The paleo north pole may still have been slightly below the small crater (towards Ash) at the time of the rock C seating slide, thereby complicating the issue. That’s because it had to be lower down the body than the current north pole when the head lobe was seated on the body lobe. That would be in keeping with the lowered centre of gravity. Subsequent events show that the head was seated during the slide and these events will be laid out in an upcoming post. If the pole was indeed lower than the small crater, the rock C/seating slide should theoretically be the opposite way. However, if the Site A rim acted as one solid chunk as it seems to have done, then rock C and its seating on the ‘wrong’ side of the pole would have been dragged back by the vast amount of mass on the ‘correct’ side of the pole. It would just mean that the shear line opened up very close to the paleo pole but chose to shear at the nearest available weak point. That weak point happened to be a little beyond the pole. Also, the radial force vectors near the pole itself are very weak due to the short radius of rotation. The apparently strong radial force signatures right next to the pole we’ll see in the next post are probably more to do with the bigger masses at bigger radii tugging on crust material at the pole.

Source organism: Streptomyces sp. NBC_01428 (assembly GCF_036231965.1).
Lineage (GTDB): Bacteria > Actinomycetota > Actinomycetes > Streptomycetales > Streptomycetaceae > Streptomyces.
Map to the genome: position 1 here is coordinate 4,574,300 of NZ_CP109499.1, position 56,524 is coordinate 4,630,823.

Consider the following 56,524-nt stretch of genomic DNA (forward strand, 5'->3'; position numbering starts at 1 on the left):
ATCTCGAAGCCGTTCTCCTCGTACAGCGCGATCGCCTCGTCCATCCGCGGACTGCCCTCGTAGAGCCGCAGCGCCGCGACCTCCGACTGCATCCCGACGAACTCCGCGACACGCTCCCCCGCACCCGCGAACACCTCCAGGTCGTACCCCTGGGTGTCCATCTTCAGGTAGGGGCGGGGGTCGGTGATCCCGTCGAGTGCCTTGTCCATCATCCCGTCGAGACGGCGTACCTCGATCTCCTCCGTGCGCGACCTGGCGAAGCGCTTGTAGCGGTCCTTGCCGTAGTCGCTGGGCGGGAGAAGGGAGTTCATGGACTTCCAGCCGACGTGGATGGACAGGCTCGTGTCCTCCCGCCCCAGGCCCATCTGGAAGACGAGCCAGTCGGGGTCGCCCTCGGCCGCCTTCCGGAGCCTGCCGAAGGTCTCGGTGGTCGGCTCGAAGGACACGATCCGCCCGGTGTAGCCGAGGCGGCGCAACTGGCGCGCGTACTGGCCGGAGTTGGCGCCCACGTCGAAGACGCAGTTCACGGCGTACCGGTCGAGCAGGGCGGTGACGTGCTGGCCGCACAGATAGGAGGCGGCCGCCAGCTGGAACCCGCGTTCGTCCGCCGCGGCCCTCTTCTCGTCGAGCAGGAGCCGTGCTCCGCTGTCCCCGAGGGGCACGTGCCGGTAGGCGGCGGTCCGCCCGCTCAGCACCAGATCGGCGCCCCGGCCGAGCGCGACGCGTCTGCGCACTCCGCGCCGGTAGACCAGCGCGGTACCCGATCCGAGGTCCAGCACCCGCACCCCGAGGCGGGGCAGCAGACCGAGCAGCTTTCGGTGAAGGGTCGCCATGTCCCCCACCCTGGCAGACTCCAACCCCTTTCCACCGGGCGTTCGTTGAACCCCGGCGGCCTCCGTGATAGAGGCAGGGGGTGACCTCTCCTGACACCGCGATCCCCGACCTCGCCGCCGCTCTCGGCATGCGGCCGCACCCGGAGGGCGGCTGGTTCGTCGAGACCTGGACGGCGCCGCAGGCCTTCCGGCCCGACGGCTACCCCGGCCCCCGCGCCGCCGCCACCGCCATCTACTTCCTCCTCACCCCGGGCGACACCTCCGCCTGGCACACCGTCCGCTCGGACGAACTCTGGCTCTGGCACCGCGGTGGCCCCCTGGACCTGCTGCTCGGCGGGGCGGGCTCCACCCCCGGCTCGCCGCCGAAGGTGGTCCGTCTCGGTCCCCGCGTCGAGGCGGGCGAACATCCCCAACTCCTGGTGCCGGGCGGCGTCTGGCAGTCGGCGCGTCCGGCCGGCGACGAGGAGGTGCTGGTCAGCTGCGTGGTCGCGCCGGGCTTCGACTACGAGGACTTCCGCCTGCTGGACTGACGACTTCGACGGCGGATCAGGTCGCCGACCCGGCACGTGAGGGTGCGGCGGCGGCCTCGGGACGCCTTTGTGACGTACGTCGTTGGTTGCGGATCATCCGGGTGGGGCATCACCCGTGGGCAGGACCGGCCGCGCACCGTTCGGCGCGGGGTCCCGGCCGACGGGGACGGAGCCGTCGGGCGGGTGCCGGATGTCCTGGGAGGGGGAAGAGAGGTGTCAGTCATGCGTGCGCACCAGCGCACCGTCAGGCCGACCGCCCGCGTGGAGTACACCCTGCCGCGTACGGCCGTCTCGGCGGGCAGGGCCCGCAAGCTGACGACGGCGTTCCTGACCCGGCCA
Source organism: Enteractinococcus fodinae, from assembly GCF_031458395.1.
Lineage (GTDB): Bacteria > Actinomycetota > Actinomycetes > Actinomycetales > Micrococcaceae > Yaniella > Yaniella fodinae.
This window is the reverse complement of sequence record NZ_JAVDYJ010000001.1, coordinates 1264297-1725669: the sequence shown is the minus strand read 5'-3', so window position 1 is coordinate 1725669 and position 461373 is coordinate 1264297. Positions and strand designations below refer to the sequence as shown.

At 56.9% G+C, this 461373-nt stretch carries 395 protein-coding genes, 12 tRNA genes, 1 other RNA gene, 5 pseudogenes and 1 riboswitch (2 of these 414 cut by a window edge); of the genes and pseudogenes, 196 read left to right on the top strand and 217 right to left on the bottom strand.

Alternatively, the whole crust in this vicinity might simply have continued to slide south just after the head lobe sheared and was rising apace. The paleo pole would be creeping up fast from its lower position to its upper position while the comet was slowing from a ~2-hour rotation to a ~5-hour rotation. There was still a fair bit of ‘centrifugal’ force on the site A and Ash area during this period even if it was only strong enough to induce a continuation of southward sliding of already loosened crust. It didn’t have to be anything like the centrifugal forces needed for ejection to orbit or escape. And we know from Part 32 that Ash was dragging elements of Site A with it a long way down the side of the comet. 


Another rock C match that wasn’t presented in Part 15 is the two mini-scallops at the thick end of the rock. They’re dubbed ‘mini-scallops’ because we’ll be referring to the larger scallops in the head cove in the next part and need to differentiate between the two types.